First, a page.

By contrast, the newly created Brexit Party has agreed not to run against Conservatives in about half the constituencies, including Canterbury, to avoid watering down the pro-Brexit vote.

“This election could be decided by very fine margins and I am worried that we are spending time attacking each other when our positions on Brexit are very similar,” Hegey said in Canterbury, close to Britain’s southeastern tip.

She regards a vote for the Liberal Democrats, a much smaller parliamentary force than Labour, as a wasted vote.

But Kelland says she cannot vote for Labour, Britain’s main opposition party, because it has an ambiguous position on Brexit and is led by a long-time eurosceptic, Jeremy Corbyn.

“The Liberal Democrats are the only ‘remain’ vote here. If you vote Labour you don’t know what you are going to get,” she said.

For a graphic on British election opinion polls, click: here


Johnson’s main campaign slogan is “Get Brexit Done.” He wanted an election because the Conservatives lost their parliamentary majority in the last election in 2017.

Over the past two years, support for remaining in the EU has led in almost every opinion poll. But Labour did not join an initiative intended to unite votes behind a single pro-EU candidate in each constituency.

Only the Liberal Democrats and smaller parties agreed to cooperate, but even their agreement covered around 10% of the 650 constituencies.

The result in close-run constituencies such as Canterbury, home to a gothic cathedral, Norman castle and Roman walls about 90 km (55 miles) southeast of London, could be crucial.

In 2017, Canterbury elected a Labour member of parliament for the first time, with former teaching assistant Rosie Duffield winning 187 more votes than her Conservative rival.

Support for Labour in Canterbury is now 42%, the Conservatives are on 41% and the Liberal Democrats are on 15%, according to a recent opinion poll. Another gave Labour a 4 percentage point lead.

Duffield says a divided vote among remainers “is a risk” but hopes Liberal Democrats will vote for her because of her uncompromising support for remaining in the EU.

“My position is I am the biggest ‘remoaner’ in parliament,” she told Reuters, a phrase used to describe someone outraged and frustrated by the outcome of the 2016 referendum.

Research published by a pro-EU campaign group last week suggested fewer than 120,000 “tactical votes” in 57 constituencies could deny Johnson of a majority nationwide.

Tactical voting is the practice of voting for a party other than your first choice to try to prevent another party winning.

John Curtice, professor of politics at Strathclyde University, says that for tactical voting to work, there have to be enough people who want to stop the incumbent winning, and they have to be indifferent about who they vote for instead.

Slideshow (14 Images)

“Don’t deny the possibility it can happen,” he said. “The problem that faces the remain side is that it needs to happen, because their vote is split.”

But the Liberal Democrats’ candidate in Canterbury, Claire Malcomson, said it would not be on her conscience if votes cast for her instead of Labour help the Conservatives win a majority and pull Britain out of the EU.

“If you are passionate about something you don’t let someone else put you off. You continue to speak out,” she said. “People deserve a choice.”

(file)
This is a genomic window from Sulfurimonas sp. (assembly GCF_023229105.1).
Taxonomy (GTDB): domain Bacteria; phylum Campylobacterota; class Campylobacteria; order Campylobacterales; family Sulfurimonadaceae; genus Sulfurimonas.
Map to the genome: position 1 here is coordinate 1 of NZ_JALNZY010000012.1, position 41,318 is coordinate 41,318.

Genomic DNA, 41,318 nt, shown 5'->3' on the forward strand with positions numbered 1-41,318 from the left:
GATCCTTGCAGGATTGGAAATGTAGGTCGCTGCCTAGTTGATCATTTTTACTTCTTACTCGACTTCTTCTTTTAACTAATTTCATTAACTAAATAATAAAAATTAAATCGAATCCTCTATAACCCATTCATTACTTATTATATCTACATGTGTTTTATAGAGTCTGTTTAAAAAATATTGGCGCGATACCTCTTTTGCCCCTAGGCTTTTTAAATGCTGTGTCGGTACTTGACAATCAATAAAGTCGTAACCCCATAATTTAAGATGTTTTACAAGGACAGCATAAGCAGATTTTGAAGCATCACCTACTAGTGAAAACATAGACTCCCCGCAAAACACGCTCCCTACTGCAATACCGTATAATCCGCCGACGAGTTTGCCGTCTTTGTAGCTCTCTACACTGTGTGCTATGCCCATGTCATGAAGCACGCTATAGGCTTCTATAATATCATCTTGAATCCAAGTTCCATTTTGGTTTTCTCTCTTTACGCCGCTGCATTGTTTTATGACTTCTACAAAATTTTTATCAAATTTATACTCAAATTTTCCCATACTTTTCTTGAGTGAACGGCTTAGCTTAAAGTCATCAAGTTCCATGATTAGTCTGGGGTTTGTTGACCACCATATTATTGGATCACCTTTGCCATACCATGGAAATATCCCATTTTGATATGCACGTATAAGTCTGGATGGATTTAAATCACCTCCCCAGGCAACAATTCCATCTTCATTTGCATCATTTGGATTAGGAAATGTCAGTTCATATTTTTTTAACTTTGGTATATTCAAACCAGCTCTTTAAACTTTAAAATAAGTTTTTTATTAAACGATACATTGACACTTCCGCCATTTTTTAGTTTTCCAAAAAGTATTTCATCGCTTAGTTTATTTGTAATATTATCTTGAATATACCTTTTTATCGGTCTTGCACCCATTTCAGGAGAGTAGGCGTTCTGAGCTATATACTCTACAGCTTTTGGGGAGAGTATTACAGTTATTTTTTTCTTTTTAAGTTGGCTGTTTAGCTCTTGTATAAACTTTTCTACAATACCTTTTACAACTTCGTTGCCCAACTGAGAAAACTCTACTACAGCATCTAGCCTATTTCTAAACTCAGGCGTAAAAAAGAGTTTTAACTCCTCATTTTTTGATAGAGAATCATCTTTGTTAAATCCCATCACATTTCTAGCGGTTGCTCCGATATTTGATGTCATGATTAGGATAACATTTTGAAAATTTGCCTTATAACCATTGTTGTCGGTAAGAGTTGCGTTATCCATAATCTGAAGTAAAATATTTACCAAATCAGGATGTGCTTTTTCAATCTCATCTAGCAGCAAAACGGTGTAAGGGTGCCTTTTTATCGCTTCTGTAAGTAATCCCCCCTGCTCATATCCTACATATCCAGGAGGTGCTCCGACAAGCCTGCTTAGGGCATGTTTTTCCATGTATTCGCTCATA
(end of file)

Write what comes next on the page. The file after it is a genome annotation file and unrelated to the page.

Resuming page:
Editing by Timothy Heritage

Source: Reuters: World News
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Guns, Liberals and the Supreme Court

The Supreme Court on Monday will hear its first Second Amendment case in nearly a decade, and it’s about time. Eleven years after the Court declared in its landmark Heller ruling that the Second Amendment enshrines an individual right to bear arms, liberals are still in denial and need a judicial reminder.

States and cities have exploited the Court’s reluctance to again enter this political battlefield by pressing restrictive policies that hollow out Heller, while lower courts have defined the right down. A textbook example…

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The Five Traits of True Tech

It seems everyone wants to be a technology company these days. But not every company is worth 40 times earnings and 15 times sales in the stock market. How can you tell which growing companies might sustain that valuation? Put more broadly, in the wake of WeWork’s woes, what qualifies a company as highly valued tech?

Any company can call itself tech. Heck, Long Island Iced Tea Corp. changed its name in 2017 to Long Blockchain Corp. and the stock popped 400% to $13 (it’s now $0.16). But can companies that sell razors, glasses…

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Cuba Imprisons a Humanitarian

When Nelva Ortega Tamayo visited her husband José Daniel Ferrer in a Cuban prison in early November, she found him emaciated, hunched over and covered with bruises. He had a laceration on his face.

The Cuban dissident had been in custody for five weeks; the dictatorship had yet to announce charges against him. But his wife, who is a medical doctor, came away convinced that her husband was in grave danger of losing his life. Her concern is justified.

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Free Speech and Profanity

Hadley Arkes says in a nearby letter that he has caught us in a contradiction on free speech and profanity. Alas, our friend and noted legal scholar is so eager to score debating points that he misses a crucial distinction between government and private action.

We opposed the National Labor Relations Board’s intrusion into General Motors’ speech restrictions on employees because private employers have the right to determine the proper rules of workplace conduct. Workers have a right to free speech but they don’t have the…

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The Seminar Course Can Save Civility

The only college courses I remember taking happened around a seminar table. I became an intellectual at those tables by talking about ideas in an intimate, authentic way. Now, I teach seminar courses, and when I walk into the classroom for the first time in the term, I am always moved by the faces around the table, by their distinctiveness and willingness to open their minds to me—and each other.

The seminar format is sometimes called the “Harkness table,” derived from a gift by Edward Harkness to Phillips Exeter Academy…